Touring Washington D.C. can be a great lesson on US History, if you take the time to take in the sites. We attended a USDA lockup in the Department of Agriculture building. There were older pictures hanging up in the Department of Agriculture building that have always stuck with me. I love this picture! At that time, the area seemed more of a swamp area, and cattle around, with the Nation's Capital in the back ground. I bet it would be hard to find pasture in those areas today.
The first masonic stone for the US Capital was laid on September 1793 by President George Washington. It was a large building to complete, and it passed through a few architect hands. The US Capital building was opened on November 17, 1800.
Not only do we celebrate National Agriculture Day this week, but also St. Patrick's Day. Even if you are not Irish, you have to at least appreciate the food that is served on this day as a tradition. The first thing that comes to mind is Corned Beef and Cabbage. We decided to make a special meal for the guys at work. We did cook the cabbage separately, because cabbage was not a crowd favorite around here. They were told they had to eat cabbage to get dessert, still didn't sway them to try the cabbage.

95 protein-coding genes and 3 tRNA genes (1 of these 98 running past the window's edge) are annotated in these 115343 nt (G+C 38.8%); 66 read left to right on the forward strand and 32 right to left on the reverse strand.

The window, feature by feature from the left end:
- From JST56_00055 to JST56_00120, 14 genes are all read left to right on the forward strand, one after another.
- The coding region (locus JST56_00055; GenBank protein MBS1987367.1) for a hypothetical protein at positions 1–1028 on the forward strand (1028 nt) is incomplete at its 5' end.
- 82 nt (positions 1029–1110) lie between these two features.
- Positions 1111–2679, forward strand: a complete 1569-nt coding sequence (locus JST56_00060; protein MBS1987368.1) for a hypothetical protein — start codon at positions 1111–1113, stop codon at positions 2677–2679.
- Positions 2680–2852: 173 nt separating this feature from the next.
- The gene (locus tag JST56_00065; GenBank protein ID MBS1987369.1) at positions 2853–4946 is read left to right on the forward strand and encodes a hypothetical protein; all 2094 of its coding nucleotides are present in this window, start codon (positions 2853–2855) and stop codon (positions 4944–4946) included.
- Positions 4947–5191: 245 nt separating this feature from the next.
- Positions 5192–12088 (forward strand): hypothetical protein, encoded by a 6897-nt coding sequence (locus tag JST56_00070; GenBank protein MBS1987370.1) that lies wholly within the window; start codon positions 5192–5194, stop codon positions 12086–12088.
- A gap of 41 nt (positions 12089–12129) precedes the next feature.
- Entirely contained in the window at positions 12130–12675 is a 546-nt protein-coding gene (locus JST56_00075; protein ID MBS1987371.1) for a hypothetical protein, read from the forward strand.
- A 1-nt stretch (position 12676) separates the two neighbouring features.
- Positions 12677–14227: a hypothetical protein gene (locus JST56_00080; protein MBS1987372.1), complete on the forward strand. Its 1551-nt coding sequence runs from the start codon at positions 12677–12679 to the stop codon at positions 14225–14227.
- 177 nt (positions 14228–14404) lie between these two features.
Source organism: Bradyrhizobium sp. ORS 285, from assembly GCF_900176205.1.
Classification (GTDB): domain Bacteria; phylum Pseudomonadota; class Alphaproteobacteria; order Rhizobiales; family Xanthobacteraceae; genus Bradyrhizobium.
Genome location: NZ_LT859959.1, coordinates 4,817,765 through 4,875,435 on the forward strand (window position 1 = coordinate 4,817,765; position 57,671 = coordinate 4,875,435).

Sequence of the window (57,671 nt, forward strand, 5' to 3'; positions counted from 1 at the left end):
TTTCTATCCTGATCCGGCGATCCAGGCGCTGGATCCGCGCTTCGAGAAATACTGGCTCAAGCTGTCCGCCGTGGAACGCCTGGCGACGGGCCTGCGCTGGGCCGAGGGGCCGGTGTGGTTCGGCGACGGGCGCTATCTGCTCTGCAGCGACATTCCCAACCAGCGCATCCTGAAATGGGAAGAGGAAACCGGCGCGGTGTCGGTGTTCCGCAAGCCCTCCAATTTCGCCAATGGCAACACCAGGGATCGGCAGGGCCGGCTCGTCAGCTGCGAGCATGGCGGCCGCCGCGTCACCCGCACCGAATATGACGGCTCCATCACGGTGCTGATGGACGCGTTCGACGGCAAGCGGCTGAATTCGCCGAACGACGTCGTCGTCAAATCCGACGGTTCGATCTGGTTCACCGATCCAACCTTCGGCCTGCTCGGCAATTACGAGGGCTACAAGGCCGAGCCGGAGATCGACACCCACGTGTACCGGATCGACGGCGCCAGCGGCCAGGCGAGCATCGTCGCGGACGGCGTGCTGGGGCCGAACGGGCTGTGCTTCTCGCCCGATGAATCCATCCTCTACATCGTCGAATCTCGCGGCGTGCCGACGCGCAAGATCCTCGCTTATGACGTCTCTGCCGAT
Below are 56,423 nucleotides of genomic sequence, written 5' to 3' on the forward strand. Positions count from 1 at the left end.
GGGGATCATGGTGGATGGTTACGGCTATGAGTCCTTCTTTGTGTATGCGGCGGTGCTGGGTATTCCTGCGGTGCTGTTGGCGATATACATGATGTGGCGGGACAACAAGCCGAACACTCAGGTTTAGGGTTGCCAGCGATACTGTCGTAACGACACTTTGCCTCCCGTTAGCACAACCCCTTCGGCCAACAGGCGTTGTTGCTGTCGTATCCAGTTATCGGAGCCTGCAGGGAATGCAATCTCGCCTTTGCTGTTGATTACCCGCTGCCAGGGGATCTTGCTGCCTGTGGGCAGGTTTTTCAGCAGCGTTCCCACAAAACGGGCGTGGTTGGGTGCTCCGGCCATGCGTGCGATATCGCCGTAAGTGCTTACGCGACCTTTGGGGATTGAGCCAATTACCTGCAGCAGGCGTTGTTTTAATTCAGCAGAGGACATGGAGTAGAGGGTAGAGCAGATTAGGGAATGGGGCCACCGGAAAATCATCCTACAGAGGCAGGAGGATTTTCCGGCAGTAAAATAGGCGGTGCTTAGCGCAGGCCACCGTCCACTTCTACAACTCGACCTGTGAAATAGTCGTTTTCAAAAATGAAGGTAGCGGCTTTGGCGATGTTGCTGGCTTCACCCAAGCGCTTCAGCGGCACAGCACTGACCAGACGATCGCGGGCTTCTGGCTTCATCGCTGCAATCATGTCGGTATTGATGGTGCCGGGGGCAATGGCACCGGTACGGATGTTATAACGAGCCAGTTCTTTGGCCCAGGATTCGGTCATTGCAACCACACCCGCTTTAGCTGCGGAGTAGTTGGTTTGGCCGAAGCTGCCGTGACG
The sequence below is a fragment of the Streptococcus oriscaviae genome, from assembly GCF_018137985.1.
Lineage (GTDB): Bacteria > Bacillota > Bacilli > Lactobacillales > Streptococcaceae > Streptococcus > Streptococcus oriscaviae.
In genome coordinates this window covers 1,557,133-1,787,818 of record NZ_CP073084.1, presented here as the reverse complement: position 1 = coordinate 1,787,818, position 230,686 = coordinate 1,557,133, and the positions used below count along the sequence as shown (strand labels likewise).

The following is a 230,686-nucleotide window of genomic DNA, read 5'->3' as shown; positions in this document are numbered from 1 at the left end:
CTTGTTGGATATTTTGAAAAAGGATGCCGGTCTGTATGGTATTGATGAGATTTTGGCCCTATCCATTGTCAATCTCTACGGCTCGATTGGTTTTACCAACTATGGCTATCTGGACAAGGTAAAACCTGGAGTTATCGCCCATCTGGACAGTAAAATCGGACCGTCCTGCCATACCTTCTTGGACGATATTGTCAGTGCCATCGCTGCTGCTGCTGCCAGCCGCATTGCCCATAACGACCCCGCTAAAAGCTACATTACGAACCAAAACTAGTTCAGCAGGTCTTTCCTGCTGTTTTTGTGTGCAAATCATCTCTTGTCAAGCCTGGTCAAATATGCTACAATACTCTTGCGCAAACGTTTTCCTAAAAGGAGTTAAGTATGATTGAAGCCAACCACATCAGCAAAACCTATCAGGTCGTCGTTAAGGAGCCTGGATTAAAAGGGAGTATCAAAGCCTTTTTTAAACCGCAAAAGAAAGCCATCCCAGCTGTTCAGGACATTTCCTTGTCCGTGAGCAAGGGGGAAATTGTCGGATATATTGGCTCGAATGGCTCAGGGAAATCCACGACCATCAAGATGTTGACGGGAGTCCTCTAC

The corned beef was cooked all morning long on the stove.
The carrots and potatoes were cooked separately.
And of course, the cabbage was boiled in a separate pot. We try to keep everyone happy.
The final result with everything together was delicious.
3 lbs corned beef
16 oz cabbage
2 lbs small carrots
5 lbs potatoes
Garlic, sea salt, onion powder, and pepper to taste
Preheat skillet on stove.
Add corned beef, onion powder, sea salt, pepper, and garlic salt.
Chop up 16 ounces of cabbage to add to boiling water until cooked down.
Add carrots and peeled and chopped potatoes to a separate pot of boiling water.
When the cabbage is starting to cook down, keep stirring occasionally. Add to corned beef if you prefer, or keep separate. Add some sea salt and pepper to season. Make sure to taste test, corned beef has plenty of seasonings.